Depression in Scandinavia Essay

770 WordsFeb 27, 20134 Pages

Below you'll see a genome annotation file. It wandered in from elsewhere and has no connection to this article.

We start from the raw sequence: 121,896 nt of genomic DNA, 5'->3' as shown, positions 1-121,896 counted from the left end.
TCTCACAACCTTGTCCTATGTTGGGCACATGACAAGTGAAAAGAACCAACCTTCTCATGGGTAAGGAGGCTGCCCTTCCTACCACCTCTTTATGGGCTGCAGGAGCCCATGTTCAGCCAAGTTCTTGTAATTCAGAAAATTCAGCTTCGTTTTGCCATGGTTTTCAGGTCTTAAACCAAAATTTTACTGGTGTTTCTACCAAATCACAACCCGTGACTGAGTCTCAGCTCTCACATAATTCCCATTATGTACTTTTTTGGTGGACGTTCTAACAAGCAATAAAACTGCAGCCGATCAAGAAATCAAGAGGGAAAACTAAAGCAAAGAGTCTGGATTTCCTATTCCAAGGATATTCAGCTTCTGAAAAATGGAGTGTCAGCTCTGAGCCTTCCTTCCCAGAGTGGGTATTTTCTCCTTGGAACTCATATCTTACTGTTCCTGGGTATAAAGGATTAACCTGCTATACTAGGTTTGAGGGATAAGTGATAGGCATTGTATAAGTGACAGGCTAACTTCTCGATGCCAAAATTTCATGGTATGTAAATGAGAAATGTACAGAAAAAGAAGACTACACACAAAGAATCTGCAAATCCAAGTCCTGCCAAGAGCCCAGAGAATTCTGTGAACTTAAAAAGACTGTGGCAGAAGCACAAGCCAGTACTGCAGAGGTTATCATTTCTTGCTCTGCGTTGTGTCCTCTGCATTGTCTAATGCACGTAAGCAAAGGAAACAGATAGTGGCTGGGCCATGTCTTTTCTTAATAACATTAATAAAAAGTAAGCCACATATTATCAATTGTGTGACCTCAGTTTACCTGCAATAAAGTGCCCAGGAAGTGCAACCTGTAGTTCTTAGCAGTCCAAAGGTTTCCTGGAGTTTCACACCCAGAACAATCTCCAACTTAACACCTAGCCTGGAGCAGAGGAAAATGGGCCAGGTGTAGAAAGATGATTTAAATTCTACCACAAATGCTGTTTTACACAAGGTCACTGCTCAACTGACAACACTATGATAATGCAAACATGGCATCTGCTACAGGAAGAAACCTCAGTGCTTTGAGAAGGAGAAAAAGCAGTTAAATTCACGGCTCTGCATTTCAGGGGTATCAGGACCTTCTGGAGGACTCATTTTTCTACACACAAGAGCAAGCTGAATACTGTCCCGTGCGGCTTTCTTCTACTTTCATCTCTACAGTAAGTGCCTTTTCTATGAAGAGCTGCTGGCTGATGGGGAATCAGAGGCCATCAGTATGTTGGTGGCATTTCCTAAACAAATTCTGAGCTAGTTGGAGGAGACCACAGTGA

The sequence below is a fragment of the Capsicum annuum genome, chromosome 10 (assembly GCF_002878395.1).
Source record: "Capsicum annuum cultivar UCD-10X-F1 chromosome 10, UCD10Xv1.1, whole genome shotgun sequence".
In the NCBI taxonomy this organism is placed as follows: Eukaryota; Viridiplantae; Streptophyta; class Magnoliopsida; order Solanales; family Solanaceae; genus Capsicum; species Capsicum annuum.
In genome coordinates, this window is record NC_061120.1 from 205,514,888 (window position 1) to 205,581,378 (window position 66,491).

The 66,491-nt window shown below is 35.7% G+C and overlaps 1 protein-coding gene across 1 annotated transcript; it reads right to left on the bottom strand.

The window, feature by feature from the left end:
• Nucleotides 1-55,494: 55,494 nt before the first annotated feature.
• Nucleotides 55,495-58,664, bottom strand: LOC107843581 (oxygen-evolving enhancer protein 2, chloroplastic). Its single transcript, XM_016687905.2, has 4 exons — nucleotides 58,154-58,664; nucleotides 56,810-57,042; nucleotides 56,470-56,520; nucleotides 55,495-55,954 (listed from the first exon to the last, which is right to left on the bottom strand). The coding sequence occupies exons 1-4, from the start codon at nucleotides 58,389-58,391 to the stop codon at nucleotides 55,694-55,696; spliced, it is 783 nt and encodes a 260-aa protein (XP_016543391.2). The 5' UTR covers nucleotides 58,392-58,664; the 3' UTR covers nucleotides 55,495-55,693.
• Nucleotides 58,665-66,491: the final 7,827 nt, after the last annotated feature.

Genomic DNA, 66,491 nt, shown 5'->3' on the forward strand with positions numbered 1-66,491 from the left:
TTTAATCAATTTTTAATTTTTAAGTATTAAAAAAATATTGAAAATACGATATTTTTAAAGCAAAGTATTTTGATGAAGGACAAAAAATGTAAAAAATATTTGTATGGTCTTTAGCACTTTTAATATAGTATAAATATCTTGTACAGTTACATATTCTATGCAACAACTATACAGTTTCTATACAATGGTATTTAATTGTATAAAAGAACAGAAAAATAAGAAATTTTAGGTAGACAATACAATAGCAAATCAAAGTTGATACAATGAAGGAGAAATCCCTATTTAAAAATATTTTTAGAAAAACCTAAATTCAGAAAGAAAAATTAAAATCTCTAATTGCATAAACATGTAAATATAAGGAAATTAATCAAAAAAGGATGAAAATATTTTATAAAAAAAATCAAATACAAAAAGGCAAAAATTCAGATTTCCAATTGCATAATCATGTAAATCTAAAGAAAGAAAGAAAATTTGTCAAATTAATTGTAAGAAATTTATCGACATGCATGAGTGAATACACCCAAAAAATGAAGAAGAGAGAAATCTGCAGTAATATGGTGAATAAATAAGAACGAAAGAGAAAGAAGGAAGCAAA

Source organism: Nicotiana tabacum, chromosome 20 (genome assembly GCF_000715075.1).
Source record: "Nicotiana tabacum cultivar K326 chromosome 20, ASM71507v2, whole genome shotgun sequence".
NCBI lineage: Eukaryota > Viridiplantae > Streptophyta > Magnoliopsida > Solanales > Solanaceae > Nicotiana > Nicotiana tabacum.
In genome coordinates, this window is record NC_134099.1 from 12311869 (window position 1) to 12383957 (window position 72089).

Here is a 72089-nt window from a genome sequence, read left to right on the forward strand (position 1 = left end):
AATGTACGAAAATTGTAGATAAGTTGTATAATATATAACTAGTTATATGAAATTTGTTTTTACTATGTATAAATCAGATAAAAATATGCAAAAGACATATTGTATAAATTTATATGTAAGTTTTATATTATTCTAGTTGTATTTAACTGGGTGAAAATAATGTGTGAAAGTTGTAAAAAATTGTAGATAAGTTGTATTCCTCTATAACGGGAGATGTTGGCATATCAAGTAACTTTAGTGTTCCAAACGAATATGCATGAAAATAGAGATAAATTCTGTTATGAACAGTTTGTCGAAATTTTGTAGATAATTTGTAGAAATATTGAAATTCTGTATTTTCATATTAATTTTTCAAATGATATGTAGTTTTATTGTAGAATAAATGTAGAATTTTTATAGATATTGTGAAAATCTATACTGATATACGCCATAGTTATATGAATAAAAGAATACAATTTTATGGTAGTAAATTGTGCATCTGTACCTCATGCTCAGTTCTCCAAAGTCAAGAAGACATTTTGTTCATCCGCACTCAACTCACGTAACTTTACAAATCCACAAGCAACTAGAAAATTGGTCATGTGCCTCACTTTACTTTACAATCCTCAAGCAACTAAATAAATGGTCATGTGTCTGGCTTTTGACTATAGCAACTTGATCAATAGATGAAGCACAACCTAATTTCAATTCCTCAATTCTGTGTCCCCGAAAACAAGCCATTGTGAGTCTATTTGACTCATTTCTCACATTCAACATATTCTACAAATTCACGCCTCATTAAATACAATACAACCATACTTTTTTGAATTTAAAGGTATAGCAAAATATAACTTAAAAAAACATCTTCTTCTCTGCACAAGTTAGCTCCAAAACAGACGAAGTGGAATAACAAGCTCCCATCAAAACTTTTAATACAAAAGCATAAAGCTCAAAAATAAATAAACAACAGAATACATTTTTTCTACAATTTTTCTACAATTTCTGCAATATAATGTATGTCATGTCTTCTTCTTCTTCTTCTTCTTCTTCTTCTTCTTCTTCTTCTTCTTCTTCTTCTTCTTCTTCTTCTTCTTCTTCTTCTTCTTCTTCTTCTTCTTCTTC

Depression is a common disorder in all Scandinavian countries (Olsen, 2004). Depression may be clinically subdivided into unipolar and bipolar disorders; the latter being less frequent. Major depression is normally characterized by low mood, low self-esteem, lack of will and interest. Various depressive disorders have been demonstrated to have almost no prevalence as to the gender of patients (Olsen, 2004; Kessing, 2005), though the opposite has also been observed in other studies showing women to men ratio up to 2x1 in bipolar and major depression disorders (Christensen, 2001; Christensen, 2003). These differences may be a factor of condition or stage of disorder, as well as of presence or absence of cormobid medical diseases. On average, women were shown to have longer rehabilitation (hospitalization) time than men (Kessing, 2004). Lack of light, sun and relatively long winter (which can also be extremely cold in Finland) have been shown to negatively affect mood, and lead to depression. Alcohol consumption is quite high in Scandinavia (especially in Finland), and regular alcohol intake has been demonstrated to positively correlate with depression (Tozun, 2011). Moreover, due to Scandinavian social structure, wealth is well-distributed but it is very hard to get income over certain average level due to a very high level of taxation. Furthermore, due to social norms and local mentality, Scandinavian people (even though free in their nature, self-expression and self-realization), may be quite under pressure due to social constraints. Additionally, Scandinavian people seem to be aware of the impact of one individual onto their environment, and that realization often creates over-cautious or conflictavoiding behaviour, and this moderation of one's feelings and emotions also may significantly lower mood. Due to developed gender equality and feminist ideas in the modern

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